Those two options may still happen for the proactive manager, but morale will remain high, and it won’t impact reviews, bonuses or advancement opportunities as poorly as you might expect.
What can leaders like you learn from this example?
Proactive leadership often sees better results, higher productivity, better morale and stronger employee loyalty. All of these factors contribute to a great working culture, and people rarely leave great working cultures.
5. Communicate More Effectively
A good leader communicates with their team, but a great leader communicates quickly, clearly and effectively.
When your employees have a lot on their plate, the last thing they want is to sit in a long meeting that could have concluded in 15 minutes — or worse, could have been an email.
Yet quick communication means nothing without clear communication. Otherwise, your employees will still spend their valuable time (and yours) coming to you with clarifying questions.
So, how can you communicate quickly and clearly? Here are 10 essential tips and principles you can apply to grow in communicating more effectively:
- Know your audience.
- Prepare your message ahead of time.
- Use direct language.
- Practice being concise.
- Start with the most important information.
- Avoid ambiguity.
- Provide meeting agendas.
- Share meeting notes.
- Leave time for follow-up questions.
- Summarize key points.
6. Audit Existing Systems, Processes and Practices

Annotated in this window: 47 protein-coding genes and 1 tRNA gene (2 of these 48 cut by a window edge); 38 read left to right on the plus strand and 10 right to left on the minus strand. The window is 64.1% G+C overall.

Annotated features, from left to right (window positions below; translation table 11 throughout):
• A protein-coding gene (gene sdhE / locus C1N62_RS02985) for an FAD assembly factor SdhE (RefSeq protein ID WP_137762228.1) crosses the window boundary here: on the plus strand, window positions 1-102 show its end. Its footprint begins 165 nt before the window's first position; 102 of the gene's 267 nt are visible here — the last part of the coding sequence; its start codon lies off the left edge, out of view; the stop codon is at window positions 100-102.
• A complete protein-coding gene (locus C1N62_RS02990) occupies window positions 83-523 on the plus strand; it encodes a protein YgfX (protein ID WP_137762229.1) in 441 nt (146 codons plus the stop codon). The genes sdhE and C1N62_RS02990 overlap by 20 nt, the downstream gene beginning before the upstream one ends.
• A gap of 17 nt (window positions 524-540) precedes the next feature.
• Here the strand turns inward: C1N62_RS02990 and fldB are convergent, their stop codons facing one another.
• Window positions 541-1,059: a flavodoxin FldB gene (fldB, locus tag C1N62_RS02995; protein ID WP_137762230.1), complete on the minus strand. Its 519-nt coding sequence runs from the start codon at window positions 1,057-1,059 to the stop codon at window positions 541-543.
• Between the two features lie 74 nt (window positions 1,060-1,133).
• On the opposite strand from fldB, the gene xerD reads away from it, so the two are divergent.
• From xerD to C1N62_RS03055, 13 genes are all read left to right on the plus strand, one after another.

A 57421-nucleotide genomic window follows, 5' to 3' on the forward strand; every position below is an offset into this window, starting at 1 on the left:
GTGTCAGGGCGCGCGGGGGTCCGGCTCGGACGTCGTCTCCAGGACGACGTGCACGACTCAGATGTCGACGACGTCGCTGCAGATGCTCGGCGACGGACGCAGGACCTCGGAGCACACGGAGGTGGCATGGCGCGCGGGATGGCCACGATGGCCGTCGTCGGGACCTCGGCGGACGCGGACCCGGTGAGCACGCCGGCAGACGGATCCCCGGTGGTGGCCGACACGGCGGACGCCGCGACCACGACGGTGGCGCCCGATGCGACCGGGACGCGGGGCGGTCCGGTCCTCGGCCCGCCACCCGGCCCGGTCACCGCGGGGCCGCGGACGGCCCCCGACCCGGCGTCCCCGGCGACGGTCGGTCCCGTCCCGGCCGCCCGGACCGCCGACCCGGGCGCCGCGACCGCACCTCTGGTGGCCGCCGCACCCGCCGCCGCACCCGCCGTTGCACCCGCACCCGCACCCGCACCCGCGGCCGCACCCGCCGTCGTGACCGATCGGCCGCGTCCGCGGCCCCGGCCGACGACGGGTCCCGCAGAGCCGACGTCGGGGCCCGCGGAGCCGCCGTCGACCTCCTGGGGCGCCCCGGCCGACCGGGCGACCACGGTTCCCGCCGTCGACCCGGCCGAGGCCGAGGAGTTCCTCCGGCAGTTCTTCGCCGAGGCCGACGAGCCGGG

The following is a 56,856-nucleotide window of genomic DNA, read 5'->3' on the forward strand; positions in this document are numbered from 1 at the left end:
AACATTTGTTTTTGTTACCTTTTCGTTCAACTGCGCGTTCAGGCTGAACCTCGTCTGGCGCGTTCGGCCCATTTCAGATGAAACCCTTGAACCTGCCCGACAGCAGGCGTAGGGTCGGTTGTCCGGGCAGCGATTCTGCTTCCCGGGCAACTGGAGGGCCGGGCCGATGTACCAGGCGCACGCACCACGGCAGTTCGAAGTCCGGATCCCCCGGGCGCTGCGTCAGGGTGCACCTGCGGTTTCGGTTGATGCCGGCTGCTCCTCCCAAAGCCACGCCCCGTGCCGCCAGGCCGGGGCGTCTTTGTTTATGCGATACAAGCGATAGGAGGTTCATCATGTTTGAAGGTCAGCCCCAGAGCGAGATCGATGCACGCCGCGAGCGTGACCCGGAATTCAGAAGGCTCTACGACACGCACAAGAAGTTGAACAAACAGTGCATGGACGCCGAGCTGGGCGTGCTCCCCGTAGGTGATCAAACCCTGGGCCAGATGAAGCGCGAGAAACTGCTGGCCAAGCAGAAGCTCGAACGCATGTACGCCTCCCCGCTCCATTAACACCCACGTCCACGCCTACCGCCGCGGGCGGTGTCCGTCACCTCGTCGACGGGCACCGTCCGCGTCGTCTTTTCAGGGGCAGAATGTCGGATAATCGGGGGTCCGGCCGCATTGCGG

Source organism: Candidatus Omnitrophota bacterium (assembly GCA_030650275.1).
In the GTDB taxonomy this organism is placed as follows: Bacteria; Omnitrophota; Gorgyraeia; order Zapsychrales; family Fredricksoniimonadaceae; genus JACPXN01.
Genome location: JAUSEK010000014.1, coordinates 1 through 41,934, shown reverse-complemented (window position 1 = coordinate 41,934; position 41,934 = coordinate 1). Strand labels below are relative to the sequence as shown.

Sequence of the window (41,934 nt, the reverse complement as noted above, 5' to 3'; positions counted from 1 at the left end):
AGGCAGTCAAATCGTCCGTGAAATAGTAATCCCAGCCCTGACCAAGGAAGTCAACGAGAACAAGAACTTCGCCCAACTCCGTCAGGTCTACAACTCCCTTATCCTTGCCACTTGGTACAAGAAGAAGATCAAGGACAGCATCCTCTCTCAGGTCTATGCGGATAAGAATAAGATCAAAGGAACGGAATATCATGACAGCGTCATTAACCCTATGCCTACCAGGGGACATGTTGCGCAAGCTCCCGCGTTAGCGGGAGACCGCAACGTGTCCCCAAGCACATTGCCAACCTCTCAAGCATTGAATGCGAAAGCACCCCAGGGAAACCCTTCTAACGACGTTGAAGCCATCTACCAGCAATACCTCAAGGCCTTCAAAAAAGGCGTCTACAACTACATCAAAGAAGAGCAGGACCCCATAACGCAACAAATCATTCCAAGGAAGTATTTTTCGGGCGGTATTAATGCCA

Here’s a hard truth: You’ll never be an effective leader if you and your team aren’t aligned on the same goals.
Nothing is more counterproductive than working hard and excelling at accomplishing the wrong things.
You’ve got to make sure the ladder is on the right wall before you begin climbing it.
So what can you do? You can start by audit your existing systems, processes and practices.
Do they align with your mission, vision and values? If not, change them to align. And if you don’t have the power to change them, change the story and narrative around them.
Are they filled with unnecessary steps and complexity? Most complex systems and processes result from adding layers of protection to fix recoverable mistakes. Eliminate the hassle and simplify them so that your people can do more with less effort.
And, when the mistakes happen, adjust your training and communication. Avoid optimizing for the 5% of edge cases and making it unnecessarily complicated for the 95%.
Are they getting the results you want? If not, you need to change the system. Bad systems produce bad results. Great systems produce great results. It’s as simple as that.